June 13, 2018

This is the way to Call our True Selves Back to Center.

Breathless from answering a flurry of emails from across the world, I surreptitiously opened my Google doc at work.

The page opened, full of metaphors and poetry rather than the staid engineering drawings in other tabs.

My shoulders relaxed a couple of inches. I took a deep breath and allowed my fingers to run across the keyboard with abandon. The office behind me faded into the distance, and the words grew until they filled my aching heart.

The words that spewed from my keyboard told me that I had two selves: the one that I wore every day, and another—glowing from the depths of my soul. Poetry gave me words for each of them. One was a robot, stubborn, intransigent, made up of walls and iron, a web of rules. This one I knew well. The other was a strange, organic thing that I could only describe as life, green, growing, and free.

I had started penning poems again at the height of my career as an aerospace engineer. My goal had been achieved; I had the “perfect” job. But I craved the long stretches of the Pacific where the internet was not available, I could shut down my computer, and finally cave into my airplane seat, my Kindle full of Orson Scott Card clutched to my chest.

My poems became a mirror to reflect the reality that I refused to acknowledge in my everyday life—I was unhappy. I felt stuck. I felt insecure.

Freed of grammar and sensibility, poems are a more direct conduit to my emotional self than essays. They don’t have to make sense. It was a truth that I had to learn about life as well. Not all of my emotions made sense. I didn’t have to look at them with a microscope. All I had to was feel them.

Harder than it sounds, poetry gave me the distance of an observer. It named sadness as knives and prickling sensations, as I felt the emotion zinging through my body. It enumerated the physical manifestations of fear. Somehow, it was easier to describe than feel, but I had to feel it to describe it.

Poetry was the beginning of a long journey. It was the tool that cracked the shell that I had built around my true self. Through words, my anger and sadness at the life that I was living began to seep out. Pain wracked my body as I gingerly touched the emotions that had been buried deep inside for so long. I twitched and moped. I spent days reading books so that the feelings couldn’t slip past the breaks in my mental armor.

But the bridge was crossed, and there was no going back. Despite the pain, I wasn’t sure that I wanted to return to the self of rules, iron, and robotic movements.

I’ve spent the last three years trying to embrace the lively and green rather than the stubborn and rocky. I quit my perfect job and then another one. I scooped dog poop and answered calls at a dog daycare. I ran a temporary leggings store and tried to meditate as I folded thousands of leggings into perfect rectangles.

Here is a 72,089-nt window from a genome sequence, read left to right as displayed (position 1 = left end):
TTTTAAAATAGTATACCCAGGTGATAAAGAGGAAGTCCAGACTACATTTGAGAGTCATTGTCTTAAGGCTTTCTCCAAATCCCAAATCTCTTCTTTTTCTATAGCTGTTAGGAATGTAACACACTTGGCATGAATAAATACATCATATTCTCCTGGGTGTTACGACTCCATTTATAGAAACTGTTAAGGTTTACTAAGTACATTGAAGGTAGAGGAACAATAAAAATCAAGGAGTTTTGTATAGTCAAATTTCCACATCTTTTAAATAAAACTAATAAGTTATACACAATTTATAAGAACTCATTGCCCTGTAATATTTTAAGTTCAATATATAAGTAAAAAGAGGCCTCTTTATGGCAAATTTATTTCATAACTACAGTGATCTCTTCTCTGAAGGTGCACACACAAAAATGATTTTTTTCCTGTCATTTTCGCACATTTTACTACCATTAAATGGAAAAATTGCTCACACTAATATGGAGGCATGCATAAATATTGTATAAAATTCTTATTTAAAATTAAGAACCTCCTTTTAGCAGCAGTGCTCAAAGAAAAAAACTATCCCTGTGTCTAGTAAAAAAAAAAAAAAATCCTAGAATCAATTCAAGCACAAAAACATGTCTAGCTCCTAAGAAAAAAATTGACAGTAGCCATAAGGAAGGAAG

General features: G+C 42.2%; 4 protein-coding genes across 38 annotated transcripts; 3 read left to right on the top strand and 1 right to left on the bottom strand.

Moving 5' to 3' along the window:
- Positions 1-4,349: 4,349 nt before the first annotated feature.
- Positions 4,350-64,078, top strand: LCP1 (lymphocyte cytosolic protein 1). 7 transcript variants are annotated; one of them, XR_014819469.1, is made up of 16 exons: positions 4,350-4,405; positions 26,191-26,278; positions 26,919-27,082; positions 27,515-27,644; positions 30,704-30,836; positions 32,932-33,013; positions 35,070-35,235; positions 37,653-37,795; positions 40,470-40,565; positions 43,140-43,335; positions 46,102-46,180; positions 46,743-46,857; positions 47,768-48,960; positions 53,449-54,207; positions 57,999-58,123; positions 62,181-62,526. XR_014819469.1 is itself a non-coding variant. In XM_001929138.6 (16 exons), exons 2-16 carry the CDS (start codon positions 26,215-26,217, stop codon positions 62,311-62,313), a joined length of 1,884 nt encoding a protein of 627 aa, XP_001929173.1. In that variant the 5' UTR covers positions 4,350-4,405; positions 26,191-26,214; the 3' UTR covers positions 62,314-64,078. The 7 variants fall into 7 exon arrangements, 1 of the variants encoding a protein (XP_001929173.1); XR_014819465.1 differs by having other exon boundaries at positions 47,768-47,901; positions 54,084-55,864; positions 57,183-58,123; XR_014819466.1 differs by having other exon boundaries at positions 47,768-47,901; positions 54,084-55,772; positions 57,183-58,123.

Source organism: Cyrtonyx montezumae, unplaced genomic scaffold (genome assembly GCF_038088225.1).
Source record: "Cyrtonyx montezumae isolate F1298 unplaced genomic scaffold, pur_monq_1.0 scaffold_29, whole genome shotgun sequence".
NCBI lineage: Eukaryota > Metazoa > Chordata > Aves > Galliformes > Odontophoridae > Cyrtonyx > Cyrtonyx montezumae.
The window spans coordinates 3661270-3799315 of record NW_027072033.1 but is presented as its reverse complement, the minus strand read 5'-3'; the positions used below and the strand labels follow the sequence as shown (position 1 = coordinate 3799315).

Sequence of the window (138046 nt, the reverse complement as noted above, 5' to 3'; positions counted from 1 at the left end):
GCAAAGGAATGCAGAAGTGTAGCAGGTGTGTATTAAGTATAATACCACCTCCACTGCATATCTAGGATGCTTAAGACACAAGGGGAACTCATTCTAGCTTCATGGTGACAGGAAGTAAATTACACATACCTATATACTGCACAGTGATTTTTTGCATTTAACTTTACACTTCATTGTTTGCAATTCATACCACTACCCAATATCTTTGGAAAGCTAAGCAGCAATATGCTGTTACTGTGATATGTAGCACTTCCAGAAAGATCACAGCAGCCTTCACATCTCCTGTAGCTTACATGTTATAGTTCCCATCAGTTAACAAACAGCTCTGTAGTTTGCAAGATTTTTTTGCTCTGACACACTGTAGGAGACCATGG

It was hard to figure out how to bring my true self to work. My authentic self always seemed to get lost in the constant anxiety of achieving and proving myself. My joking manner eventually vanished, and I withdrew into my darkness to hide. Finally, I would leave.

My true self might send me a stinging headache to remind me of what I was missing at work. Sometimes I would get a cough that lingered for weeks. I was sick without my center, but I didn’t know how to anchor within her.

Now I work from home, switching between my small black desk and the gray couch where I meditate. I alternate between my two selves as well. Staring at my two screens while working, I feel my living center drift further and further away.

When I start feeling lost and sick, I sign off and move to the couch. I sink into the spot on the couch where I’ve spent the last three years looking for my core. I call her back to me, more quickly each time. A smile lights up my face as my headache withdraws. I try to revel in the feeling, wrap it around my fingers, and lodge it deep within my bones.

As I flip open my laptop, the sense of contentment fades. But I sense small changes taking place. I’ve stopped counting each hour that I work and calculating how much money I make. I make jokes with my boss via Slack. The air in my lungs seems more full of oxygen. My muscles call out to be stretched and moved, which I do.

It’s a slow process, but I can feel my iron self slowly melt and something new and green lurking beneath my fingers.


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Kaitlyn Kelley

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